CySEC to Rely on EU’s 5th AML Directive to Monitor Cryptos
The Cyprus Securities and Exchange Commission (CySEC) calls for the adoption of the EU’s 5th AML Directive (AMLD5) at a national level, according to a consultative paper released on February 19, 2019. The directive was implemented by the European Union and became active in July of last year. It allows regulators to keep an eye on cryptocurrency-related companies and service providers, with the goal of cutting money laundering and terrorism financing risks. Now the CySEC supports the formalisation of the directive into law.
CySEC to Monitor Cryptos
The move made by CySEC demonstrates that the regulator wants to tighten oversight of cryptocurrencies and crypto-related assets by integrating the EU’s AML rules into the national law, as many cryptocurrency businesses operating in Cyprus currently don’t fall under its legal framework. The circular reads:
CySEC has been contacted by entities engaging in crypto-asset activities; a number of which do not appear to fall within the existing regulatory framework. As a consequence, CySEC considers the transposition of the parts of the AMLD5 concerning crypto asset activities, into national law, as appropriate.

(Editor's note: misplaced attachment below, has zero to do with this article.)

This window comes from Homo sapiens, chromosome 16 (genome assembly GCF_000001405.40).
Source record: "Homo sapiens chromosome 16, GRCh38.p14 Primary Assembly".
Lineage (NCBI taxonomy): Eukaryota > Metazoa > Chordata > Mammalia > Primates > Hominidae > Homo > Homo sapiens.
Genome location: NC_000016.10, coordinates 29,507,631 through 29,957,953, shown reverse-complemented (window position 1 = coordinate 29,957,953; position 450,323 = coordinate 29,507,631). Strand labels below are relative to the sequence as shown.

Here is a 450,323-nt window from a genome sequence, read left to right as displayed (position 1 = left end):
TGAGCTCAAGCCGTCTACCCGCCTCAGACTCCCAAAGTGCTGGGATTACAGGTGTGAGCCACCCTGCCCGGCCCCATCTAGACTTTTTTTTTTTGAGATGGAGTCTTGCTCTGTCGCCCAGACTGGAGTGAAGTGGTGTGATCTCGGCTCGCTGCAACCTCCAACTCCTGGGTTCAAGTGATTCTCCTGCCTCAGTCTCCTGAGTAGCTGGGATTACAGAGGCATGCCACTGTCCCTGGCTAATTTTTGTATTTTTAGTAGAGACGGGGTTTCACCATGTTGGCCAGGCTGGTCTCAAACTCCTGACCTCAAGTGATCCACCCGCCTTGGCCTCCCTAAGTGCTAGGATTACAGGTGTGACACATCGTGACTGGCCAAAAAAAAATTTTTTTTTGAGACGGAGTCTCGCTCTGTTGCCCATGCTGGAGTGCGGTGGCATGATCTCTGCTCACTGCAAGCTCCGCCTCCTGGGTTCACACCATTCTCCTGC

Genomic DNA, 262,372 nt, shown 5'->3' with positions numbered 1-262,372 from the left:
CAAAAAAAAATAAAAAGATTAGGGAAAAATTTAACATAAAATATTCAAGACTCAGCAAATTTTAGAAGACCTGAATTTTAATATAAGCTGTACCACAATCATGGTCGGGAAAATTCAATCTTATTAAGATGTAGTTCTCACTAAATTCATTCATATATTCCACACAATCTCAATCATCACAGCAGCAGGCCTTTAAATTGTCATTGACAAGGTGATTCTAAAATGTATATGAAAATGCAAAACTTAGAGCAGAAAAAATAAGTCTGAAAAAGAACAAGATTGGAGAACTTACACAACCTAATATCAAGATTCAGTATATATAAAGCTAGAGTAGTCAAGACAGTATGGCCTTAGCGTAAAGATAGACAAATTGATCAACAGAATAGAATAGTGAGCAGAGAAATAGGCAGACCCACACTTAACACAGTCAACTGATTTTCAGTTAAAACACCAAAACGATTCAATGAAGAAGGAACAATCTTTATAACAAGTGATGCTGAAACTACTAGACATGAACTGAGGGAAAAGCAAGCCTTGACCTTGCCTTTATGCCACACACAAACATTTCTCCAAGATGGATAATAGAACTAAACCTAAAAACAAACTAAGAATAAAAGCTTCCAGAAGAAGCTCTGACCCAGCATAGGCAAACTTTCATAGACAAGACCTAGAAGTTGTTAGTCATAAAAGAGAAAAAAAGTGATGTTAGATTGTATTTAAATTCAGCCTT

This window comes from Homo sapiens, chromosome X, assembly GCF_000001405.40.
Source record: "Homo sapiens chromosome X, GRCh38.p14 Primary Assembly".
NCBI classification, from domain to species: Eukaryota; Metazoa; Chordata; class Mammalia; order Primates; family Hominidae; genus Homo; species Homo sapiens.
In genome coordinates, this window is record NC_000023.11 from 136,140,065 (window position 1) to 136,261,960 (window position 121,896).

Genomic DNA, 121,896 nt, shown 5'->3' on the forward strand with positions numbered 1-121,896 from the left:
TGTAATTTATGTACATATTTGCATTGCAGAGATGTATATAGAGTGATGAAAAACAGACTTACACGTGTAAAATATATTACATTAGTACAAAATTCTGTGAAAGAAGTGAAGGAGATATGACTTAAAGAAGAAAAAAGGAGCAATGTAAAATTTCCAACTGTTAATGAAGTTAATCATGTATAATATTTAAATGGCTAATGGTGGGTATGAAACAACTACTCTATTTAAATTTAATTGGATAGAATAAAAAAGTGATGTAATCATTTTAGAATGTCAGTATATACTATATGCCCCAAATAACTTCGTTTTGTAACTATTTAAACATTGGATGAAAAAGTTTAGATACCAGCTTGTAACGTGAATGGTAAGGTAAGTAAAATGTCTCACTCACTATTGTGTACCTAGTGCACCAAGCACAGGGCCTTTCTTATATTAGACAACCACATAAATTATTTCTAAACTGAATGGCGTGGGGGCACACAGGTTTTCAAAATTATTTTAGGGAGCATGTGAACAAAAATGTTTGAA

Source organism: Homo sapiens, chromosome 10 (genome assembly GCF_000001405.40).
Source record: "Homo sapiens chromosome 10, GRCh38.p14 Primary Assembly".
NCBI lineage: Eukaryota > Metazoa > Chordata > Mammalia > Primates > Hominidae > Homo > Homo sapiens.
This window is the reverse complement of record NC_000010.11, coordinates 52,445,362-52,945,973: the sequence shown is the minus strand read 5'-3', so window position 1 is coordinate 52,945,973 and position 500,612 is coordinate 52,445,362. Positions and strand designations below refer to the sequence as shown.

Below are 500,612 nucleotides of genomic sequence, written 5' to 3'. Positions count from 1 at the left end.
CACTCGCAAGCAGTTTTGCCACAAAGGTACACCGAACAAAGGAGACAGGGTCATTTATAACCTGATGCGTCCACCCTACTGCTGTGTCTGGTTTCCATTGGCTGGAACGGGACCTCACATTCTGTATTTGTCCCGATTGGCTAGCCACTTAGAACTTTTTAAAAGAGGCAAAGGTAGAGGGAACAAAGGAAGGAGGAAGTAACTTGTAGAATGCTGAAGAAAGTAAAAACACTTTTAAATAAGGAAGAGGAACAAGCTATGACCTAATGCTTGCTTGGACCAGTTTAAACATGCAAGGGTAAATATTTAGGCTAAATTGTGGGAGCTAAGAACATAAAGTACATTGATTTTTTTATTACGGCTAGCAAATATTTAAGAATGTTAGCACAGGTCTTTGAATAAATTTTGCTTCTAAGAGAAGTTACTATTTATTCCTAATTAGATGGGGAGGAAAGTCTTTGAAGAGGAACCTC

These concerns have become visible since the launch of the CySEC’s Innovation Hub, a fintech-oriented program initiated last year with the intention to support and encourage innovation in the financial sector to ensure a high degree of investor protection and establish the future requirements for new rules and supervisory priorities.
Who May be Affected by These Potential Changes?
According to CySEC, the consultation paper touches upon businesses and entities on the Cypriot territory that take part in the following activities:
Thus, the paper has also an indirect impact on customers who buy, hold or transfer any form of crypto assets.
While the proposed amendments call for the application of the AML/CFT obligations to the use of cryptocurrencies, a final decision will be made after a review of submitted comments from market participants.
Besides, the regulator wants that AMLD5 be gold-plated in line with recommendations from the Financial Action Task Force (FATF) so that the mentioned activities might be governed by the AML/CFT requirements that are not currently part of AMLD5.
The AMLD5 enables regulators to monitor crypto exchanges and digital wallet providers. The directive enforces requirements upon anonymous payments, encouraging a high degree of transparency. All EU members are required to add the AMLD5 to their national laws by January 20, 2020.
Anatol has been writing for our news site for a year and is the newest member of our team. While he’s new to us, he’s certainly not new to trading with over 10 years’ experience being a professional financial journalist and working in the markets.